The Gold Report: Recent headlines continue to focus on the debt crisis in Europe as more countries are having their debt downgraded. Greg, you have diagnosed the problem as credit addiction and said that the European Union won't be able to recover until leaders take painful measures necessary to kick their addiction. What does this mean for commodities and commodity equities?
Greg Weldon: It's critical for asset prices across the globe. It is a debt addiction, debt refinancing and deficit financing problem, not only in Europe, but also in the US and Japan. Austerity is the real answer to the fact that there is too much debt, and austerity measures in an economic sense are not positive.
My fear is that it's going to be very difficult to see how economies in Europe, the US and Japan can stand on their own two feet without the assistance of central banks debasing currency through debt monetization. I liken it to filling the sink halfway up with water and pulling the plug out of the drain.
Of course, the water level will recede unless you turn the faucet on and start more water pouring into the sink. The level of water represents asset prices, the water flowing out of the faucet represents liquidity provided by global central banks and the drain represents the real macro economy, which has not been fixed.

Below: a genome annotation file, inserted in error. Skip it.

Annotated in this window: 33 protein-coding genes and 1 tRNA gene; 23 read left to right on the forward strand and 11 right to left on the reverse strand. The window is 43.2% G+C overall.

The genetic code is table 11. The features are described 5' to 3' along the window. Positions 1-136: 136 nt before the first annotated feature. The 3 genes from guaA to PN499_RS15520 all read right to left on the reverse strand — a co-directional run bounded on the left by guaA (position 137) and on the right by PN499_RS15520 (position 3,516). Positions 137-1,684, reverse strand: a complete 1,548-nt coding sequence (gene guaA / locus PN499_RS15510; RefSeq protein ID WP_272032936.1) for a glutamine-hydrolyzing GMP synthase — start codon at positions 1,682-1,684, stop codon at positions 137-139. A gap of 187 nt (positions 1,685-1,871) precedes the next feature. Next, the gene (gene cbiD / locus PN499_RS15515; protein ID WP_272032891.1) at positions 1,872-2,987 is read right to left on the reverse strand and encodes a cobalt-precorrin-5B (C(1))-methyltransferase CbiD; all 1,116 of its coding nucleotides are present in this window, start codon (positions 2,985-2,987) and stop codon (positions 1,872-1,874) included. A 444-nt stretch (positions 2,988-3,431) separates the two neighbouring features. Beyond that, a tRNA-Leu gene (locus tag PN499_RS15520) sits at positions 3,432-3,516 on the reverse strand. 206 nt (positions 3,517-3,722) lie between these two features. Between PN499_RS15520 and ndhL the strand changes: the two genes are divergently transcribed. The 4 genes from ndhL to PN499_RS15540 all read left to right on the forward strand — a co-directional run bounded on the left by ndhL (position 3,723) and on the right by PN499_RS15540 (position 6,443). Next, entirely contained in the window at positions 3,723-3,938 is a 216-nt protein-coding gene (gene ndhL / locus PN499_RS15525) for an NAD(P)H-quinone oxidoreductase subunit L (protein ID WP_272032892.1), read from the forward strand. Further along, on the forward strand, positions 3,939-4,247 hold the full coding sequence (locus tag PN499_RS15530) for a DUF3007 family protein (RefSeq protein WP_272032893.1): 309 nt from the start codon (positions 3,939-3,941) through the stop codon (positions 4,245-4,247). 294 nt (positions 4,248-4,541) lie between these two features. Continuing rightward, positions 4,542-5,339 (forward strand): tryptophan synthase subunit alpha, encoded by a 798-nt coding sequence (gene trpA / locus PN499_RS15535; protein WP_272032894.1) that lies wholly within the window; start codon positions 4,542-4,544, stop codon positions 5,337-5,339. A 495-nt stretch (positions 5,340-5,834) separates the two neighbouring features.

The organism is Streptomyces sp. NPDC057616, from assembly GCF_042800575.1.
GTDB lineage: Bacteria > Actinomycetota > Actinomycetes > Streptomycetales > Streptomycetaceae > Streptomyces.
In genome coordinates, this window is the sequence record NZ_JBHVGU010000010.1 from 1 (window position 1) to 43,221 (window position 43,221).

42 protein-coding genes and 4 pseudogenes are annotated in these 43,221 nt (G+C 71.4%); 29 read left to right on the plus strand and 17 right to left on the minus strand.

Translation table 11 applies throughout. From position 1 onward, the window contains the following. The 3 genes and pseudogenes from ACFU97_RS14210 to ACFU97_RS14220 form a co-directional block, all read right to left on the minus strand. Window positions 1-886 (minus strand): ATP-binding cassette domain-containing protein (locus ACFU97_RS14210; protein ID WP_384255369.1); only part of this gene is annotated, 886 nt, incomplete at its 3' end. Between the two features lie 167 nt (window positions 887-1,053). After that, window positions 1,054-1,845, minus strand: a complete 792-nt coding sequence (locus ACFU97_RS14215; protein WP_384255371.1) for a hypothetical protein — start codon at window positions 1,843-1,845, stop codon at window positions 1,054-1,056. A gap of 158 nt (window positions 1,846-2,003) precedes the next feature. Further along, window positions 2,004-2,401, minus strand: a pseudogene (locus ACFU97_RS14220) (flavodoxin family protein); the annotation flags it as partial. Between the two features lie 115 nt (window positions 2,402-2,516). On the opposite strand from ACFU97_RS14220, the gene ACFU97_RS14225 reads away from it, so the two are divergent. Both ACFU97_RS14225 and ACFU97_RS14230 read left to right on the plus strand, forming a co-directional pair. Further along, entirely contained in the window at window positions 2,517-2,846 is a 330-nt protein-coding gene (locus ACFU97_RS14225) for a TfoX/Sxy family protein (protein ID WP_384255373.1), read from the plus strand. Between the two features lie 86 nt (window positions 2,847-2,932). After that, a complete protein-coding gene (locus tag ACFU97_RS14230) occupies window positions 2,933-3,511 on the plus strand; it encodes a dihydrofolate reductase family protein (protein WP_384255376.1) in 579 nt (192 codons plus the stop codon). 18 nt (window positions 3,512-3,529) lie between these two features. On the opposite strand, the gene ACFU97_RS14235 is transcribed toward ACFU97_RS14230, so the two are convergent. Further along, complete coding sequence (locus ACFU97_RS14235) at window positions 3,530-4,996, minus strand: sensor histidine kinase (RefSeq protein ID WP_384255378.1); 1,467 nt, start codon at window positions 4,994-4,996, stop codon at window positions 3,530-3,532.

At the end of the second round of quantitative easing, when the Fed shut off the faucet, the water level (asset prices) started to go down. But now the water is running again—particularly with some of the measures instituted by the European Central Bank, with its three-year loan program, the federal liquidity swaps and the back-ended way that it's managed to involve the International Monetary Fund.
The problem with all of this is it does nothing to fix the underlying problem, which is too much debt. This is not sustainable. Central banks turning on the water faucet is good for asset prices. The real solutions of fiscal austerity, which are probably not palatable to most politicians in Europe, are the real struggle as we go forward. This problem is not going to go away.
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